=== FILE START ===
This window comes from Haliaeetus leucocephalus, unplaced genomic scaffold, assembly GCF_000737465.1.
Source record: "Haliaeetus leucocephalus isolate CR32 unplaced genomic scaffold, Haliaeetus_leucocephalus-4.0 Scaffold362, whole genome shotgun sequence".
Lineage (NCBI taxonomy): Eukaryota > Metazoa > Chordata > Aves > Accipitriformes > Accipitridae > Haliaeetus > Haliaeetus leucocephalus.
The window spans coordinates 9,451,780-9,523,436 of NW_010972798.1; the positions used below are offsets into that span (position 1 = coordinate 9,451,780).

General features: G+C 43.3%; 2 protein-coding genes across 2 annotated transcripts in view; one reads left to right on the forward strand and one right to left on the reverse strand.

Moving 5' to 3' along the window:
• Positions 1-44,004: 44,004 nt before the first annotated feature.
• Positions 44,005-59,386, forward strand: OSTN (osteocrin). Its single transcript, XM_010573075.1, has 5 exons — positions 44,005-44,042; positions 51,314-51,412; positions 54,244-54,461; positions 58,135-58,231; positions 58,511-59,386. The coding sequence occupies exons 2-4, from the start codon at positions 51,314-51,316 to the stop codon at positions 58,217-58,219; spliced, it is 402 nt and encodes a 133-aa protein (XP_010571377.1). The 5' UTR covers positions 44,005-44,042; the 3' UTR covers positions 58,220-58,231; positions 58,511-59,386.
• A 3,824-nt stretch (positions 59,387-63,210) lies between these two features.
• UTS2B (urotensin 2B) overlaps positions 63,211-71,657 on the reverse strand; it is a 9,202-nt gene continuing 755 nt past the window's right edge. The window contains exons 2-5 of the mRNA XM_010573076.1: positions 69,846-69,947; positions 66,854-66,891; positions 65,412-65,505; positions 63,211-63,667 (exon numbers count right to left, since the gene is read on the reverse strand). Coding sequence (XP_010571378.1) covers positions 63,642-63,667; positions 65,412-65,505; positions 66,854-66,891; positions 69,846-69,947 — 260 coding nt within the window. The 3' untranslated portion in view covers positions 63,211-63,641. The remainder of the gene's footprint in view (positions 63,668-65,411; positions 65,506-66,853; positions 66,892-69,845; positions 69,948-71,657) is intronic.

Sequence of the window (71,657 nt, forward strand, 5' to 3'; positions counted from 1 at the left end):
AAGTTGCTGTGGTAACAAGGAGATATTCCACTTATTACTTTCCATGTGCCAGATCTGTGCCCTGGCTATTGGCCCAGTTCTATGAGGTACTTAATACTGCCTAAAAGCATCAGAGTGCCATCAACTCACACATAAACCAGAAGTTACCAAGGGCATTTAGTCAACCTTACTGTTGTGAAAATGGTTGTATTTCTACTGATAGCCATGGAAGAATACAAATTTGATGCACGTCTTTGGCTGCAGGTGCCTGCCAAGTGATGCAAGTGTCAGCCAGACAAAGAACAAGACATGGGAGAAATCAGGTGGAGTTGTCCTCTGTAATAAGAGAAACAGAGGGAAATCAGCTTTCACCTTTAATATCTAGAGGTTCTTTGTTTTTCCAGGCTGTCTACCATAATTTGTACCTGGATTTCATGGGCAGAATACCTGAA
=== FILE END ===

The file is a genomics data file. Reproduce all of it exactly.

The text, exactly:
This window comes from Haliaeetus leucocephalus, unplaced genomic scaffold, assembly GCF_000737465.1.
Source record: "Haliaeetus leucocephalus isolate CR32 unplaced genomic scaffold, Haliaeetus_leucocephalus-4.0 Scaffold362, whole genome shotgun sequence".
Lineage (NCBI taxonomy): Eukaryota > Metazoa > Chordata > Aves > Accipitriformes > Accipitridae > Haliaeetus > Haliaeetus leucocephalus.
The window spans coordinates 9,451,780-9,523,436 of NW_010972798.1; the positions used below are offsets into that span (position 1 = coordinate 9,451,780).

General features: G+C 43.3%; 2 protein-coding genes across 2 annotated transcripts in view; one reads left to right on the forward strand and one right to left on the reverse strand.

Moving 5' to 3' along the window:
• Positions 1-44,004: 44,004 nt before the first annotated feature.
• Positions 44,005-59,386, forward strand: OSTN (osteocrin). Its single transcript, XM_010573075.1, has 5 exons — positions 44,005-44,042; positions 51,314-51,412; positions 54,244-54,461; positions 58,135-58,231; positions 58,511-59,386. The coding sequence occupies exons 2-4, from the start codon at positions 51,314-51,316 to the stop codon at positions 58,217-58,219; spliced, it is 402 nt and encodes a 133-aa protein (XP_010571377.1). The 5' UTR covers positions 44,005-44,042; the 3' UTR covers positions 58,220-58,231; positions 58,511-59,386.
• A 3,824-nt stretch (positions 59,387-63,210) lies between these two features.
• UTS2B (urotensin 2B) overlaps positions 63,211-71,657 on the reverse strand; it is a 9,202-nt gene continuing 755 nt past the window's right edge. The window contains exons 2-5 of the mRNA XM_010573076.1: positions 69,846-69,947; positions 66,854-66,891; positions 65,412-65,505; positions 63,211-63,667 (exon numbers count right to left, since the gene is read on the reverse strand). Coding sequence (XP_010571378.1) covers positions 63,642-63,667; positions 65,412-65,505; positions 66,854-66,891; positions 69,846-69,947 — 260 coding nt within the window. The 3' untranslated portion in view covers positions 63,211-63,641. The remainder of the gene's footprint in view (positions 63,668-65,411; positions 65,506-66,853; positions 66,892-69,845; positions 69,948-71,657) is intronic.

Sequence of the window (71,657 nt, forward strand, 5' to 3'; positions counted from 1 at the left end):
AAGTTGCTGTGGTAACAAGGAGATATTCCACTTATTACTTTCCATGTGCCAGATCTGTGCCCTGGCTATTGGCCCAGTTCTATGAGGTACTTAATACTGCCTAAAAGCATCAGAGTGCCATCAACTCACACATAAACCAGAAGTTACCAAGGGCATTTAGTCAACCTTACTGTTGTGAAAATGGTTGTATTTCTACTGATAGCCATGGAAGAATACAAATTTGATGCACGTCTTTGGCTGCAGGTGCCTGCCAAGTGATGCAAGTGTCAGCCAGACAAAGAACAAGACATGGGAGAAATCAGGTGGAGTTGTCCTCTGTAATAAGAGAAACAGAGGGAAATCAGCTTTCACCTTTAATATCTAGAGGTTCTTTGTTTTTCCAGGCTGTCTACCATAATTTGTACCTGGATTTCATGGGCAGAATACCTGAA